The Indian government is recommending that smartphone manufacturers include support for the NavIC (Navigation with Indian Constellation) navigation system in new smartphones that will be sold in the country next year. These efforts have worried the industry due to higher costs and shorter timelines.

The Indian Space Research Organization (ISRO) has established a navigation service known as NavIC. The Global Positioning System, or GPS, is well known to everyone and has been used for years to provide geolocation services. While GPS was created by the US government and can be used anywhere in the world, NavIC is currently only available in India and so far covers only 1,500 kilometers of the country.

Reasons to enter NavIC:

NavIC is designed to provide higher precision positioning not only for use by ordinary people but also for military operations. The US government does not provide useful GPS information to other countries, which led to the creation of India’s own navigation service. The roots of this go back to the Kargil War, when Pakistani troops established themselves in Kargil in 1999. At the time, India requested GPS data on the area, but the US refused. India then realized the value of having its own satellite navigation system and as a result the NavIC idea gained further support.

Differences from GPS:

GPS uses geosynchronous satellites whose position is not determined relative to a specific point on Earth. In contrast, NavIC mainly relies on geostationary satellites whose positions are set relative to a specific location. Satellites always orbit a certain fixed point on the Earth’s surface because they follow the path of the planet. Geostationary satellites are in a higher orbit, which means less interference, but also weaker signals.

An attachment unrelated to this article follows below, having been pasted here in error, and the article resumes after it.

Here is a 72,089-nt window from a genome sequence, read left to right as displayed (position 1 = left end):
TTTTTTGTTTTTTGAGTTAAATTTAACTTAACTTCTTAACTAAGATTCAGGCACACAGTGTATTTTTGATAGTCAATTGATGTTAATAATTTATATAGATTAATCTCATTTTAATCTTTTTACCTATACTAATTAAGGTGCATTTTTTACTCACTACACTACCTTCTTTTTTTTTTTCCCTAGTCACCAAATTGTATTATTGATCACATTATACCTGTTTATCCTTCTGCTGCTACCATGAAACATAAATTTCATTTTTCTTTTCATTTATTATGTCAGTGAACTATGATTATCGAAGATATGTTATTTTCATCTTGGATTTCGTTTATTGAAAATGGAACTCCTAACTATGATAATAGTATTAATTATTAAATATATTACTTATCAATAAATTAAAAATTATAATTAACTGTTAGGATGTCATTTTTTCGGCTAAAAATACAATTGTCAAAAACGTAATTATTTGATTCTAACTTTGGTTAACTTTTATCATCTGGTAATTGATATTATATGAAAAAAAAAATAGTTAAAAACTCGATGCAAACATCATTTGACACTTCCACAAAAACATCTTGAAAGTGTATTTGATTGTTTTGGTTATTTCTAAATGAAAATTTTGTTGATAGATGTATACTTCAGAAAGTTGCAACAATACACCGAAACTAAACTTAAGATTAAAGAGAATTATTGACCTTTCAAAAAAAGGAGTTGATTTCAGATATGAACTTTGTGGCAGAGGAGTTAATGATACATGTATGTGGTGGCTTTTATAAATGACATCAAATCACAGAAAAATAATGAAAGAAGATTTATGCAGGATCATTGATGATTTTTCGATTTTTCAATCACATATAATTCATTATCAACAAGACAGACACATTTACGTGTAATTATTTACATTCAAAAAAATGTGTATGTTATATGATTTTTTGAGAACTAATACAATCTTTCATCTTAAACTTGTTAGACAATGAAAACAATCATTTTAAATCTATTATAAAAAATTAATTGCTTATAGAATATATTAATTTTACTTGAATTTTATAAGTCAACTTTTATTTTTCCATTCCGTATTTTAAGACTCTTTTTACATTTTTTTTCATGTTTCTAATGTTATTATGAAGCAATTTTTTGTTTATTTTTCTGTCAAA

While most people assume that GPS has an accuracy of up to 20 meters, NavIC can achieve an accuracy of up to 5-10 meters. In addition to accuracy, NavIC is believed to have a faster fix time, or time to first fix (TTFF) in technical terms. This means that even in busy urban areas with several tall buildings and barriers, NavIC can pinpoint your location faster than GPS.

Using NavIC:

NavIC was originally approved in 2006 at a cost of $174 million. It was supposed to be completed by the end of 2011, but it only started working in 2018. Eight satellites make up the NavIC. Currently, its use is limited. NavIC is now used to track and deliver disaster information, provide emergency alerts to fishermen going to deep seas where there is no domestic grid connectivity, and monitor public traffic in India.

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